We arrived. By the time we checked into More Quarters, it was 2:30pm Monday. This would have been our first moment to unwind since we began the series of flights Saturday night. However, rather than relaxing, we decided to seize the moment – and the daylight – to explore Cape Town. We quickly took showers, changed clothes and walked out the door. We didn’t really have a determined destination, we simply set out to explore.
Cape Town is a city with prominent and unique geographic features. Table Mountain, recently named one of the “New Seven Wonders of Nature”, is visible from nearly every vantage point. The warm waters of the Indian Ocean and the cool waters of the Atlantic meet in Cape Town as well. The rich marine surroundings are exquisite, further highlighted by the vast mountains.
It’s so surreal that we’ve reminded ourselves we’re here numerous times throughout the day. There have been some comical and obvious indicators that we’re in new territory: figuring out how turn the lights on. . . and off, how to fill the bathtub. . . and drain it, and how to use an old metal key to open the gates leading to our hotel room.
Those are good indicators that we’re in unfamiliar territory, but the best indicator that we’re in Africa is the people. I’ve heard this – and chances are you’ve heard this as well – the people in Africa are kind, hospitable, positive, and full of gratitude. We are blessed to experience this first-hand. Everyone we’ve encountered exudes joy, love and passion, even in the face of challenges.
People in Africa look up to America. We’re the Americans in town and they’re happy to see us. America is a place many say they aspire to live. “If I work hard, I can go there someday,” a wonderful man named Gilbert said, with a smile and the look of a dream-come-true in his eyes. “But I have to work really hard,” he added.
“Stay hopeful!” two young men we met today cheered. Obama’s words have traveresed continents. There are people in Africa, up against insurmountable odds, who have hope as a result of our President’s words and leadership.
People here are extremely interested in, informed, and invested in our politics. They depend on our policies, our foreign relations, our leadership, to pave the way for their future.
We walked down Kloof and Long streets to take it all in. The staff at More Quarters, who treat us as friends, told us about a place called Green Market Square where people sell African arts and crafts. However, we didn’t remember how to get there. As we walked aimlessly, we met a nice young South African couple who’d just returned from a hike. We asked them about Green Market Square and they kindly offered to lead us there.
As we were walking, they shared some of the history of South Africa with us. They told us that Green Market Square is initially where ships’ crews would come to stock up on freh produce before returning to sea. I didn’t realize it at the time, but this was merely our first history lesson. Everywhere we went today, people shared history. It’s almost as if understanding its history is a prerequisite to truly experience and appreciate South Africa.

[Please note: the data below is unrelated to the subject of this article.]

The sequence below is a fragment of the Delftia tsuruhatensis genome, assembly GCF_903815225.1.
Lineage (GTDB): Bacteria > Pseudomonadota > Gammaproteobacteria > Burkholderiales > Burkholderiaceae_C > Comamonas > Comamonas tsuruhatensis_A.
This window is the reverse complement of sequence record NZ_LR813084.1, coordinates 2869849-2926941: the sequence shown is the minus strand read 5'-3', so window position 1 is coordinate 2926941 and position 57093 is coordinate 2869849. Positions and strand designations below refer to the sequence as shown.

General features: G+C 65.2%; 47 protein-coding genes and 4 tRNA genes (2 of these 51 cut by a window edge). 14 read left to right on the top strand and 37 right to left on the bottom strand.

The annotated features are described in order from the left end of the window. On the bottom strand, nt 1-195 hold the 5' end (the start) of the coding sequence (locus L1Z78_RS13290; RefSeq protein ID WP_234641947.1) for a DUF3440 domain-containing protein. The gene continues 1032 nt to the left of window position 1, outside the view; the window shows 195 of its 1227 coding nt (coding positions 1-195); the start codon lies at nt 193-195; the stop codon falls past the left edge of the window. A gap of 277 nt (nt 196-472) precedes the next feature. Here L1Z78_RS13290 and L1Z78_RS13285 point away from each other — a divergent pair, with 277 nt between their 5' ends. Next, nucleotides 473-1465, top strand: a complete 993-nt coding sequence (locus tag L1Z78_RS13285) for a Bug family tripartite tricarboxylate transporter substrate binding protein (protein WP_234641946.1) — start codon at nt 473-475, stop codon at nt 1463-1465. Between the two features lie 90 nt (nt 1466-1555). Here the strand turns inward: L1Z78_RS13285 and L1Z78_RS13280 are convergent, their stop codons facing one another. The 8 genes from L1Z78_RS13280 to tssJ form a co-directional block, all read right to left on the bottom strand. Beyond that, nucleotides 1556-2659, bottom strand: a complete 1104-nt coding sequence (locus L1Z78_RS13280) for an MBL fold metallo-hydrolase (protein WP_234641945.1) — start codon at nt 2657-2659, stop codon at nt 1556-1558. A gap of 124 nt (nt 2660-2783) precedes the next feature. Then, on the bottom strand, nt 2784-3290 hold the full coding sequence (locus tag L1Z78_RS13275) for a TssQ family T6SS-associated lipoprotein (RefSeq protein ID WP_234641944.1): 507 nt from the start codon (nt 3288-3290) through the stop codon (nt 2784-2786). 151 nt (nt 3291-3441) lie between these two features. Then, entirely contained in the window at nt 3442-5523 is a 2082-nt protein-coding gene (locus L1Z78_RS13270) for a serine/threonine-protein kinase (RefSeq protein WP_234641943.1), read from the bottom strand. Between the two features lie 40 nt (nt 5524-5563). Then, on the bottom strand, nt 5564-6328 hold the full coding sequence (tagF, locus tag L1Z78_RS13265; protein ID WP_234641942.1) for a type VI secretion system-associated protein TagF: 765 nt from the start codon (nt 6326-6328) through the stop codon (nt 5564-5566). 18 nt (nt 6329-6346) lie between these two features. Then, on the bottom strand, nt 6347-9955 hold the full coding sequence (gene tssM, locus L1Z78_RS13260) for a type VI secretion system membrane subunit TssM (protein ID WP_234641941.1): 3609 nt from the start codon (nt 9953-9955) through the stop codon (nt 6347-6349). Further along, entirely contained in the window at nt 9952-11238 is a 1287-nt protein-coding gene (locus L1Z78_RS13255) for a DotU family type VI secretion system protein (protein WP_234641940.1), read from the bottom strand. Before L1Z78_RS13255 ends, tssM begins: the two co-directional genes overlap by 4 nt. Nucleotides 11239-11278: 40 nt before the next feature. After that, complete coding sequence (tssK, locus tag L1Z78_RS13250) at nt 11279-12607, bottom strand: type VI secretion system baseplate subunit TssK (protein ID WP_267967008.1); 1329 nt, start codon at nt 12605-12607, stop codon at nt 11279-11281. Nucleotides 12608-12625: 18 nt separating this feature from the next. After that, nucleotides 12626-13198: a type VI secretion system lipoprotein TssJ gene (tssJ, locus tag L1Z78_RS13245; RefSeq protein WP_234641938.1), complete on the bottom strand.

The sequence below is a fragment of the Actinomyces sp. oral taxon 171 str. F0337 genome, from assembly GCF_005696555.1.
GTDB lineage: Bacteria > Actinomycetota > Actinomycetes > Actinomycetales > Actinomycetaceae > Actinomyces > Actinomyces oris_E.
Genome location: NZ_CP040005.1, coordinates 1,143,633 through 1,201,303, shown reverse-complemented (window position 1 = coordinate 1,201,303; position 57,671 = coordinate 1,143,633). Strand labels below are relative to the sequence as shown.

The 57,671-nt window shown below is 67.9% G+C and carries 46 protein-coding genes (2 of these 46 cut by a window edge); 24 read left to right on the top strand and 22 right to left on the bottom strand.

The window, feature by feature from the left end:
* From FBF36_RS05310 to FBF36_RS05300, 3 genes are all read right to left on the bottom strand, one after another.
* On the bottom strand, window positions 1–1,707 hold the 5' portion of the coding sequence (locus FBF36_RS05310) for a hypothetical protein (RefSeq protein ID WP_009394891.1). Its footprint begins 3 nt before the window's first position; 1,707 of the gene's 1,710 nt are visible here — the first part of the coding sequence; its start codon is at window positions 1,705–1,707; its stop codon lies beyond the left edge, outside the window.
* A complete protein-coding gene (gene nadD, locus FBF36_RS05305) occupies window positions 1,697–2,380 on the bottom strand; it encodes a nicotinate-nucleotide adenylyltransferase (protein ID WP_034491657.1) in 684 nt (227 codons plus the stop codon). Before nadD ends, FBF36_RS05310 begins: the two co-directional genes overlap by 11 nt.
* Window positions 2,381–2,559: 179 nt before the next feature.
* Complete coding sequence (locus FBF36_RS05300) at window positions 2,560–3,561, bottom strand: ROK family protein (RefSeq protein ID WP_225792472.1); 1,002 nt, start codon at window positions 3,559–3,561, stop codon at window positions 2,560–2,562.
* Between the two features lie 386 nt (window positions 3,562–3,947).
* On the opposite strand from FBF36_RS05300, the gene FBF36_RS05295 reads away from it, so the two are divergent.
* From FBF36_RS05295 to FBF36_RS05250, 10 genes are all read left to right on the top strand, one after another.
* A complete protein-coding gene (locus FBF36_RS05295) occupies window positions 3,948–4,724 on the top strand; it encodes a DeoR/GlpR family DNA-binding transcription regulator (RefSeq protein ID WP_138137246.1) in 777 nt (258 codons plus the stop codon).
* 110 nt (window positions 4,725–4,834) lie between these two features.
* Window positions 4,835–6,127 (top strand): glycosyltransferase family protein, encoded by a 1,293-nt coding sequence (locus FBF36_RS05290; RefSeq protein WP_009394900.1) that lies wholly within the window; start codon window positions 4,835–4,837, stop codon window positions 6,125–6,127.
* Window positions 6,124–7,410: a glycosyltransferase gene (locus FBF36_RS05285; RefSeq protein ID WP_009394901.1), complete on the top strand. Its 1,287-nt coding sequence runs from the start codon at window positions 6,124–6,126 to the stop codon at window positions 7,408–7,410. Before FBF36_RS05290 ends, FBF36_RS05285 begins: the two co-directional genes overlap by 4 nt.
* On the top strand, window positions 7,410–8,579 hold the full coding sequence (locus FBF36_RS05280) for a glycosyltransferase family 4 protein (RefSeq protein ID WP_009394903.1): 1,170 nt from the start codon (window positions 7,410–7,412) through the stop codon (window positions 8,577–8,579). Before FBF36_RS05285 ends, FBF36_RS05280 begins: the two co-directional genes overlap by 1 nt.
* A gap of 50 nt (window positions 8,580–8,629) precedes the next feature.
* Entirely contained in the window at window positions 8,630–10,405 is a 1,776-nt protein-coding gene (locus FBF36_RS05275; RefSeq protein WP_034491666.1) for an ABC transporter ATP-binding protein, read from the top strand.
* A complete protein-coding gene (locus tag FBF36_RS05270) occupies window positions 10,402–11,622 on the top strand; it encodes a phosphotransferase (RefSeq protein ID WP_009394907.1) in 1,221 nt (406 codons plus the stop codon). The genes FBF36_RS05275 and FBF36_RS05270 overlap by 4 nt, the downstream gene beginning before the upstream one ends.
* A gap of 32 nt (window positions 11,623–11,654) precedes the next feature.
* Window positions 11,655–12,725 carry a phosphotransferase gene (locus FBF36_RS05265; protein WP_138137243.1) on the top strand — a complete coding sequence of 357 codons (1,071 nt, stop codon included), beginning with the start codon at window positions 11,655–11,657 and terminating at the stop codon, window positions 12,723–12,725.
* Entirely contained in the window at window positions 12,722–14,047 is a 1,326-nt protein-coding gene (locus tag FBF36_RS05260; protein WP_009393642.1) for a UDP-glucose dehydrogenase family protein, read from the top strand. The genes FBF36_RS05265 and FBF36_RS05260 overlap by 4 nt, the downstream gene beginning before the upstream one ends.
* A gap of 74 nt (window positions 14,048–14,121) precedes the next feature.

As we continued our walk, it became apparent why people are so adamant about sharing their country’s history. The history of Cape Town is exceptionally rich. To experience Cape Town, you must understand how it came to be. The couple continued to explain how Cape Town was discovered, developed, the origins of the classifications whites, colored, and black. The physical boundaries that came with the classifications went away with Apartheid, but their identities did not.
They talked to us about how things have changed since Apartheid was abolished. It was only very recently, from a historical perspective, that these three groups of people were allowed to integrate, share neighborhoods, schools, restaurants. As a result, there has been a tremendous amount of rapid change. The positive abolishment of Apartheid brought with it its own set of new challenges. It’s the beginning of a new era and everyone we meet is invested and active in positive change.
As I processed this information, sleep deprived, and disoriented, I heard “Here we are!” I looked at the couple, the brightest smiles shining on their faces. They take pride in sharing their country with us, in sharing each moment.
Our new friends left us with hugs and well wishes as we entered Green Market Square to begin purchasing gifts for friends and family back home. We were a bit overwhelmed by the quantity of art and goods before us. Each time I picked something up, I asked who made it, where it originated. Many of the pieces I inquired about came from Zimbabwe, a country we’ll be visiting at the end of our journey here.
We purchased a few items, vowing to return once we’d gotten some sleep, and found a nearby bar, The Slug & Lettuce, to unwind. Again, we were greeted as if we were family or long-lost friends, as opposed to visitors. We enjoyed a few drinks, had inspiring conversations with locals, and walked away with a recommendation for dinner.
We enjoyed our first meal outside of an airplane or airport in 36 hours at a restaurant at The Waterfront, called Baia. A martini, a bottle of wine, and a delicious seafood platter were welcome comforts before enjoying our first night of sleep in a proper bed.
Our wake-up call tomorrow morning is set for 6:00am. Our adventure: touring some of the wineries of Stellenbosch. A good night’s sleep is in order.